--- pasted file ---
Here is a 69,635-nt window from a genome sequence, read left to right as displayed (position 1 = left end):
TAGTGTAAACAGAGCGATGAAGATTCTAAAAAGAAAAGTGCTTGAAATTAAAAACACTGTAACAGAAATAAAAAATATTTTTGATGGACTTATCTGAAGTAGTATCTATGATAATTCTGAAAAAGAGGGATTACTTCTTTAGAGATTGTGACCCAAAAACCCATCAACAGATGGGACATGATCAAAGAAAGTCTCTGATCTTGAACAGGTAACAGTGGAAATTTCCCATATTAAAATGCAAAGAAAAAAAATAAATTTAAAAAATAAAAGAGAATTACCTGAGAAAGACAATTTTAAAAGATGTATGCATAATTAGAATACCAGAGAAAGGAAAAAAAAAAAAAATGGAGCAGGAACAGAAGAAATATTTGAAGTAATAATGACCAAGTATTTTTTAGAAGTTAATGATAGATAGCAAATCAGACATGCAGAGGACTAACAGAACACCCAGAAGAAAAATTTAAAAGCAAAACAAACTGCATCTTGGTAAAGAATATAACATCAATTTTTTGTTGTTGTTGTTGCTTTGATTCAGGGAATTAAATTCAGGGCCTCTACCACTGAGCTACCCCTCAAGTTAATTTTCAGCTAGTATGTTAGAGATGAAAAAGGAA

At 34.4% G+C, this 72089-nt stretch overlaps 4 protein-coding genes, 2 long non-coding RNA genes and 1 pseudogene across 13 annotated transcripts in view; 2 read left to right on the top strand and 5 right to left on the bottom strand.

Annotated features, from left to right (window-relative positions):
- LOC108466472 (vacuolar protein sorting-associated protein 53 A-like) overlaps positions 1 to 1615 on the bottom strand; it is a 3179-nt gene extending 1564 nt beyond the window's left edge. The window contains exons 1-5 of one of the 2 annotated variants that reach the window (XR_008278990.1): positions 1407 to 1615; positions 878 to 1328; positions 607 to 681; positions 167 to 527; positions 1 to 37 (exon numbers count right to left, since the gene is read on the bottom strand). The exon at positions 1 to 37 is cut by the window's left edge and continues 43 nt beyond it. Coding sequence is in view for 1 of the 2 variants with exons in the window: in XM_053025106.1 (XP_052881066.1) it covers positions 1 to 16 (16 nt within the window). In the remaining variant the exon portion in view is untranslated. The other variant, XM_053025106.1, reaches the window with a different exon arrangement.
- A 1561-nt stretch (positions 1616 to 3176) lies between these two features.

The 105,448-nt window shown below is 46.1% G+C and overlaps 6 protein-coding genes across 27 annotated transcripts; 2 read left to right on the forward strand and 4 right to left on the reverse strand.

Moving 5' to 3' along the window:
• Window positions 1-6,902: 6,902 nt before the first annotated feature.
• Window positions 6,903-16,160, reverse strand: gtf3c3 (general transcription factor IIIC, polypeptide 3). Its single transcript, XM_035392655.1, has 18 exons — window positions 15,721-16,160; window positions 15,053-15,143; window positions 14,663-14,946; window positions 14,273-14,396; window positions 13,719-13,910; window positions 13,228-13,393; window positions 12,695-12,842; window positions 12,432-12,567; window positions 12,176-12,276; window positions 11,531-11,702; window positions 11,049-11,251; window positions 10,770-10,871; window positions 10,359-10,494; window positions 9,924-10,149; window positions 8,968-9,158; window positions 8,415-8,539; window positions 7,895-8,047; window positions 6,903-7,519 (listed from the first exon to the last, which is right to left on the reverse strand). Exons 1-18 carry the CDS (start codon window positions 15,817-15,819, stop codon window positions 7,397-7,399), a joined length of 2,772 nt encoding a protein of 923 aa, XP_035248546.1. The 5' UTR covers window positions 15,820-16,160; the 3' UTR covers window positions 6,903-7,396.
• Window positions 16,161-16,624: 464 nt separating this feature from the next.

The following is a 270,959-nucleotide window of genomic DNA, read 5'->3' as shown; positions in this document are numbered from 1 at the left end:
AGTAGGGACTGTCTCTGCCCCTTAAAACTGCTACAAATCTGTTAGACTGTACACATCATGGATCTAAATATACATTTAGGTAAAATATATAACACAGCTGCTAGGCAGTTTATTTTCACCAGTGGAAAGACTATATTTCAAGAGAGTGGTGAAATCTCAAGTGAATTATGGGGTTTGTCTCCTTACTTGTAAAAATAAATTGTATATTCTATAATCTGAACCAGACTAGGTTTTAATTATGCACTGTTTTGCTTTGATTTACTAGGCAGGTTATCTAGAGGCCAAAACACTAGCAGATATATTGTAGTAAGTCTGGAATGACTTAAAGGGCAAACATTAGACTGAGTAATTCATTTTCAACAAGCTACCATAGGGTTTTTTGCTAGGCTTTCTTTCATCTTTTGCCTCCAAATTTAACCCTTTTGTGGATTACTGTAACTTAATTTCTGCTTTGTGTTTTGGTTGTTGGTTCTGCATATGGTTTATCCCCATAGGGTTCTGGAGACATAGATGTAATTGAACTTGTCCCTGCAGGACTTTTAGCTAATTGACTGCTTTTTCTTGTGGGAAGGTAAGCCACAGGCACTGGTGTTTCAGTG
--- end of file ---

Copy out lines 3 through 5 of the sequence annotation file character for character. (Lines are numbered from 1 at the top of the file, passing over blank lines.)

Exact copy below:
At 34.4% G+C, this 72089-nt stretch overlaps 4 protein-coding genes, 2 long non-coding RNA genes and 1 pseudogene across 13 annotated transcripts in view; 2 read left to right on the top strand and 5 right to left on the bottom strand.

Annotated features, from left to right (window-relative positions):
- LOC108466472 (vacuolar protein sorting-associated protein 53 A-like) overlaps positions 1 to 1615 on the bottom strand; it is a 3179-nt gene extending 1564 nt beyond the window's left edge. The window contains exons 1-5 of one of the 2 annotated variants that reach the window (XR_008278990.1): positions 1407 to 1615; positions 878 to 1328; positions 607 to 681; positions 167 to 527; positions 1 to 37 (exon numbers count right to left, since the gene is read on the bottom strand). The exon at positions 1 to 37 is cut by the window's left edge and continues 43 nt beyond it. Coding sequence is in view for 1 of the 2 variants with exons in the window: in XM_053025106.1 (XP_052881066.1) it covers positions 1 to 16 (16 nt within the window). In the remaining variant the exon portion in view is untranslated. The other variant, XM_053025106.1, reaches the window with a different exon arrangement.